- Board of Trustees meeting rescheduled for Wednesday
- Brief: Debate on monument re-location begins
- Ramsey’s fate to be decided Tuesday
- Trustees will accept Ramsey’s resignation, students convince board to postpone tuition increase
- Brief: Trustees hastily call meeting, will discuss budget
- Renovation uncovers asbestos, university fined
- Q & A: Crystian Wiltshire, Louisville’s own Romeo
- U of L’s Romeo takes Central Park stage for Kentucky Shakespeare
- Officials still on payroll, made $500,000 since FBI probe began
- Pokémon Go app causes concerns
Cardinal Towne: Can new management solve old problems?
By: Savion Taylor
Cardinal Towne has transferred ownership to American Campus Communities. The change took place a little over a week ago.
The reason behind the change in management is unknown. With students already upset with the cost and previous management of Cardinal Towne, how will this new management group plan to address those concerns?
Cardinal Towne is one of the newest addi- tions to U of L’s selection of off-campus affiliated housing. The facility opened in August of 2011.
Although it is just two years old, it is beginning to show its age.
Multiple students have reported problems regarding staggering rates and management’s unwillingness to quickly respond to maintenance problems.
With apartments ranging from $690 to $880 per month, students are also responsible for parking costs too. It costs $840 per year to park in the garage beneath the apartments, which some residents consider to be too expensive.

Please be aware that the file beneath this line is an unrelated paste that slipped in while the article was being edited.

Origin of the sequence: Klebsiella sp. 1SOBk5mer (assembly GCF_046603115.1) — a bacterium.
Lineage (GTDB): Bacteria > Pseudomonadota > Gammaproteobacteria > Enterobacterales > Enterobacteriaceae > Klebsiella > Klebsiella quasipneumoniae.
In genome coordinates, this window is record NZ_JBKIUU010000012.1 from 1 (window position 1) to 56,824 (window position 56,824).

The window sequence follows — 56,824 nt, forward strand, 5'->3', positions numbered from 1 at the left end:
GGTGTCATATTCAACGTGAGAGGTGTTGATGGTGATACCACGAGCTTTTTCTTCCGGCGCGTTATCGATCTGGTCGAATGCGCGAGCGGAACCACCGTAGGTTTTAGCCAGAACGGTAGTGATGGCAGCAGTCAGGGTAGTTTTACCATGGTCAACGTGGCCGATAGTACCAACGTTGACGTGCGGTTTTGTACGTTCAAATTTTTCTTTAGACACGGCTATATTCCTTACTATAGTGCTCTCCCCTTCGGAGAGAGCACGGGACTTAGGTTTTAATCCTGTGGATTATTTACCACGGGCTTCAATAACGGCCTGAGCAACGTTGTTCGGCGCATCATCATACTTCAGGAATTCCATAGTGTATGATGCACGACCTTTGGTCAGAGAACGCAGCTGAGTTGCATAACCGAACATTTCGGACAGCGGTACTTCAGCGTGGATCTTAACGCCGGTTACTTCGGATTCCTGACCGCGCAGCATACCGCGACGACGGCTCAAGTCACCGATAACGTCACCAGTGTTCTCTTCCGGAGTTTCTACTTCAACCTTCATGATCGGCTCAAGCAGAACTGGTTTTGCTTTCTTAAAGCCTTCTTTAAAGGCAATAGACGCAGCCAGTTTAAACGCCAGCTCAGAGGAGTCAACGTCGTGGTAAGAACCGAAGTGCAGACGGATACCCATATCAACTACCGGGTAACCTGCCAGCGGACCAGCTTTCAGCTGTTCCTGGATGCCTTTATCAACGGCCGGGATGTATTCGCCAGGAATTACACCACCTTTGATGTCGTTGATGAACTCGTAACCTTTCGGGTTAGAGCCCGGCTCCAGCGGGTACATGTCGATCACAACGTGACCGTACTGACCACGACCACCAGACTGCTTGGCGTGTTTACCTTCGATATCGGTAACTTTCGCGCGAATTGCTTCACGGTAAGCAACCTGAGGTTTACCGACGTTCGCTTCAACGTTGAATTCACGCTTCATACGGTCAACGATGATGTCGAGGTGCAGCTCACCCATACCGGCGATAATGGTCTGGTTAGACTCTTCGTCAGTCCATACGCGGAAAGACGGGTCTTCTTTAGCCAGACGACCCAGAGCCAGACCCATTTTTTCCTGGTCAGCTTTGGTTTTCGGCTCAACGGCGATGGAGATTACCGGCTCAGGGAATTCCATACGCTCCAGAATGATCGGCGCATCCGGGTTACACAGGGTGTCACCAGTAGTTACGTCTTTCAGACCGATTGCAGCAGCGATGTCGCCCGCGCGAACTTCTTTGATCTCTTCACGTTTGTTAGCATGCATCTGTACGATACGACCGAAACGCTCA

Abby Minrath said, “It’s ridiculously expensive for a student to be able to afford parking and I already pay $700 a month for my rent.”
Tenants who cannot afford that are being told to get an Old Louisville parking pass — which The Cardinal reported as an option for students back in September.
We printed a retraction in our Oct. 15 issue at the request of the university and Old Louisville Neighborhood Association. It seems as if the advice being given to Cardinal Towne residents directly contravenes University and Old Louisville agreements.
What was advertised as a luxury home away from home has now become a pricey burden for some of its residents.
“I think Cardinal Towne is over priced and the management is lazy,” said one resident of two years.
The student spoke of an incident of her fridge breaking. She reported the claim to maintenance, just to be told that the mess is hers to clean.
Another current resident, who has been living in the facility for only seven months, has already had her fair share of issues.
“I feel like it takes forever for tenant concerns to be addressed and the work is always half done. I needed a wall painted. I placed a request in August and nothing was done until November. On top of that the color was completely wrong.”
Residents say they would like their maintenance requests addressed within a timely manner. They want the work to be done correctly and for management to improve on student relations tremendously.
When asked if the student would recommend Cardinal Towne to future tenants, they replied, “It wouldn’t be my first suggestion.”
Attempts to obtain a reply from Cardinal Towne’s management were directed to American Campus Communities Public Relations representative Gina Cowart. Neither Cowart nor any other representatives from American Campus Communities were available for comment at the time of press.
Photo by Sasha Perez